BBC Radio 4, 27 December 2008
The story of Vivienne Haigh-Wood's marriage to T.S.Eliot is at once tragic yet illustrative of the class-ridden prejudices dominating British society in the middle of the last century. The two married in haste in 1915, much to the chagrin of Vivienne's family, who believed that weddings were for financial and status purposes rather than for love. Although they made token efforts to accommodate Eliot, it was clear that they were uncomfortable with the presence of an American poet in their midst. For his part Eliot (Benedict Cumberbatch) despised the family - particularly Vivienne's brother Maurice (David Haig), whose obsession with attending the 'right' (i.e. socially most acceptable) public school drove Eliot to distraction.
From the outset the marriage was doomed to fail. As performed by Lia Williams, Vivienne was a hyperactive neurotic making every effort to resist the overpowering influence of family tradition. This drove her to behavioural extremes - such as shouting in the street or telling implausible lies - which her husband felt powerless to curtail. Meanwhile the family pretended that nothing was wrong. Matters became so bad that Eliot ultimately resolved to have his wife committed to a sanatorium on the grounds of insanity. The official reason given was that he had to spend eight months at Harvard as Professor of Poetry, and Vivienne needed professional care. In reality Eliot had had enough of looking after Vivienne and her family - particularly her mother Rose (Judy Parfitt), who accused him of callousness and insensitivity to his wife's social position.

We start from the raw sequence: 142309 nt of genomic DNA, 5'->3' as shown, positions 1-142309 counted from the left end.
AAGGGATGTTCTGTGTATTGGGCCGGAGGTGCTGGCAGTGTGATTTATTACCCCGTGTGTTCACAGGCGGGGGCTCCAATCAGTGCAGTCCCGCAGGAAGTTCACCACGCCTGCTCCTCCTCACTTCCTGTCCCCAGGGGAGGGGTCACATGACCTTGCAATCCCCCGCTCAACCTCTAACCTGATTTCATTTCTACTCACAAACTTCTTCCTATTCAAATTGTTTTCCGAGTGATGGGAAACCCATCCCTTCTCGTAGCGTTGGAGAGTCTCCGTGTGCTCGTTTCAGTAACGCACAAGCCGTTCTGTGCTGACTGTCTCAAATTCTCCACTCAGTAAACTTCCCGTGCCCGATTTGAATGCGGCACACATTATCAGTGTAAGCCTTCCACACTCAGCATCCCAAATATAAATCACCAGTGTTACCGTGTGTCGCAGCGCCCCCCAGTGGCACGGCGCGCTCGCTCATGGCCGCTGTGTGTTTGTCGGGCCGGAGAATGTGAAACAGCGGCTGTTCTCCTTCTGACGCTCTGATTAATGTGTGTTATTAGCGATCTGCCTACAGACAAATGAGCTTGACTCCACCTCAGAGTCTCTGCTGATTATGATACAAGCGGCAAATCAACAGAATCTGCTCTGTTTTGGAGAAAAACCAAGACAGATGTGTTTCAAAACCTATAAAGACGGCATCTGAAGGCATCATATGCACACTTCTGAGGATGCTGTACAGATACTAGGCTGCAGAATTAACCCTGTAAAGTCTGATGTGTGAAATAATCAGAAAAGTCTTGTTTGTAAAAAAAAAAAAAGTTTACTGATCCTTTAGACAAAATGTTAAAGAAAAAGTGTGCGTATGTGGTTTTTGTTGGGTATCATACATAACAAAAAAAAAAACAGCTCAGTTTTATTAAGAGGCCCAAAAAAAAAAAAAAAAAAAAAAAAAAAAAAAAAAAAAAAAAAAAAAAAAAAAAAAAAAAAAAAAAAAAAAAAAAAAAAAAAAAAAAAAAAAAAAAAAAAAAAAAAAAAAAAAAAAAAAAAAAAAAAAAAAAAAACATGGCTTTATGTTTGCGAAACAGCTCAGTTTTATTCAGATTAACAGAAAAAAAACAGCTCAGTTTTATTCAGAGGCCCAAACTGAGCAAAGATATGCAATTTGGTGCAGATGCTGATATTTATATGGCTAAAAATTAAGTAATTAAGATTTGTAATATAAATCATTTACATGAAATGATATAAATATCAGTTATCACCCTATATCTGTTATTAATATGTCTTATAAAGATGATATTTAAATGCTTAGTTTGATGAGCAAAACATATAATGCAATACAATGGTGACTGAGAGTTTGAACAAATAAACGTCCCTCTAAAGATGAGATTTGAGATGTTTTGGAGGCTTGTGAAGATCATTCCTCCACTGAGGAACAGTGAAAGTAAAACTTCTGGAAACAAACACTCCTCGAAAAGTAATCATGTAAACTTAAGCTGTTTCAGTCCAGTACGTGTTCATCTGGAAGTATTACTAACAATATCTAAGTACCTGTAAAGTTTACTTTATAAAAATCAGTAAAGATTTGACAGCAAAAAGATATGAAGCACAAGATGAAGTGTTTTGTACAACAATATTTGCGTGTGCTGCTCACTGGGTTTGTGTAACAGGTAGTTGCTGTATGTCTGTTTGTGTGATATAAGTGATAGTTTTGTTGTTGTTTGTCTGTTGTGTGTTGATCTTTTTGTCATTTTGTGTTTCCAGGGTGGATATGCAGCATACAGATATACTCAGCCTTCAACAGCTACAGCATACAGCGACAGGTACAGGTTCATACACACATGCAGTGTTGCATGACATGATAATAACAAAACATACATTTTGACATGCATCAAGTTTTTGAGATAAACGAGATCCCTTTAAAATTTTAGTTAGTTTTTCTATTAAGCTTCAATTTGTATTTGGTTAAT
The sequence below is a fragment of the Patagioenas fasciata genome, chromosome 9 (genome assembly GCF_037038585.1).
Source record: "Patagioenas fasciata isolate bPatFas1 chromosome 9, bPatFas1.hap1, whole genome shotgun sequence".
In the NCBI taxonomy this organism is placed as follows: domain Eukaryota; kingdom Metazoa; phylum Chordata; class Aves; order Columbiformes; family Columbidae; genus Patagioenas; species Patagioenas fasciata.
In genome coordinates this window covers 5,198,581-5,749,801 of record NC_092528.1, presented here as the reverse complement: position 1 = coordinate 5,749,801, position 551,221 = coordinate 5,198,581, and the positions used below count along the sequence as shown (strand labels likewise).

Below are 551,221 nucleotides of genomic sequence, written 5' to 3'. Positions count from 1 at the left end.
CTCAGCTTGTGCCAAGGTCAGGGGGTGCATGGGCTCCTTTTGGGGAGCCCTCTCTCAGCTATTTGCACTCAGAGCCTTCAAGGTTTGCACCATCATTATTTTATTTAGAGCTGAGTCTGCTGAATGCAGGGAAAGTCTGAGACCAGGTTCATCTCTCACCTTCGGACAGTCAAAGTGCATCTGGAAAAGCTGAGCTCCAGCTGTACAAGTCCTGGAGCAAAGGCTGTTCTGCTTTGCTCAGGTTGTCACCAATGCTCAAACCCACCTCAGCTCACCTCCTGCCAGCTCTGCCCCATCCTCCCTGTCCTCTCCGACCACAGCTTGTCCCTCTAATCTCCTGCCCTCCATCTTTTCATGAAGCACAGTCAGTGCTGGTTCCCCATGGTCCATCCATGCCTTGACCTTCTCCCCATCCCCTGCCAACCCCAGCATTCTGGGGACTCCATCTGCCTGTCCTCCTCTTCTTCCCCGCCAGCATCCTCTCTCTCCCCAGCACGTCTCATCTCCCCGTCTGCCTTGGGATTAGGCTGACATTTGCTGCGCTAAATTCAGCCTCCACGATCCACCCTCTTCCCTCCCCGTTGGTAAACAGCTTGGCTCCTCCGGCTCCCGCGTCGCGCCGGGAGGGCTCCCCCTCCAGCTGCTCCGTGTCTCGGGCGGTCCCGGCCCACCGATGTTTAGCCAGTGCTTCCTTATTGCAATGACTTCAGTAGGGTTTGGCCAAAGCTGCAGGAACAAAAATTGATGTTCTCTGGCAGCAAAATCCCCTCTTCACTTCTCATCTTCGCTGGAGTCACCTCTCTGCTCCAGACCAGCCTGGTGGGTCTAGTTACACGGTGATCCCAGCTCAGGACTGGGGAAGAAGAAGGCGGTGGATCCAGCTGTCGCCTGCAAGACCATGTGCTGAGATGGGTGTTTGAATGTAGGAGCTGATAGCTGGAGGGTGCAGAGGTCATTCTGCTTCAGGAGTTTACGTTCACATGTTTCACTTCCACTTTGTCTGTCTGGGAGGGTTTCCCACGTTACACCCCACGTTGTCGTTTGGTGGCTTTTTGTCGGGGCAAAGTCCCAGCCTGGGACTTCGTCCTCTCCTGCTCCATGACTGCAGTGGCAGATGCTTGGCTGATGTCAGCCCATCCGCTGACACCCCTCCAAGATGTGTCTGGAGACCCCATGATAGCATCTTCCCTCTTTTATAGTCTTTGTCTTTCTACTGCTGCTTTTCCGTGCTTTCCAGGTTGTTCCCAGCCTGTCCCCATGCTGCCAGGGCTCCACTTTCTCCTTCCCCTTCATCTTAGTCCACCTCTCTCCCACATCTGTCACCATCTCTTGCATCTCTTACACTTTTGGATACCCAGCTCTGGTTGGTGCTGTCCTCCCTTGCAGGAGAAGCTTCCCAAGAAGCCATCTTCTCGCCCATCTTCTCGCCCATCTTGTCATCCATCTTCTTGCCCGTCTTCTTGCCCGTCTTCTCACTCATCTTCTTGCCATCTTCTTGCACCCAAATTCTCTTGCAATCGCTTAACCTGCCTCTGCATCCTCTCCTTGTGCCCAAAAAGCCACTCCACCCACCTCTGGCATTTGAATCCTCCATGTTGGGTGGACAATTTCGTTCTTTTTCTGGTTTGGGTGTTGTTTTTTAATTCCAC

The play's dénouement was unbearably poignant: having been officially committed in 1935, Vivienne spent twelve years in an institution. Eliot never visited her, while Rose disowned her until her death in 1941 in the belief that to acknowledge her daughter's confinement represented a slur on the family reputation. Maurice spent most of that time abroad; when he returned, he was shocked to discover that Vivienne lived a reclusive existence. Nonetheless she maintained an almost tigerish love for her husband and his achievements - after all, it was she who had suggested the title of his greatest work The Waste Land. Williams portrayed her as not insane at all; rather she had been a social embarrassment both for her husband and her mother, and they responded by putting her away in the believe that she should be "out of sight, out of mind." If this was the intention, then writer Hastings showed that it dismally failed, as Eliot tried to tear up the ground covering her coffin at her funeral in a vain attempt to be near her once again.
This revival of Tom and Viv proved riveting - dominated by two central performances. Cumberbatch's Eliot proved physically unable to relate to other people, while Williams' Vivienne was a free spirit destroyed by convention. The director was Peter Kavanagh.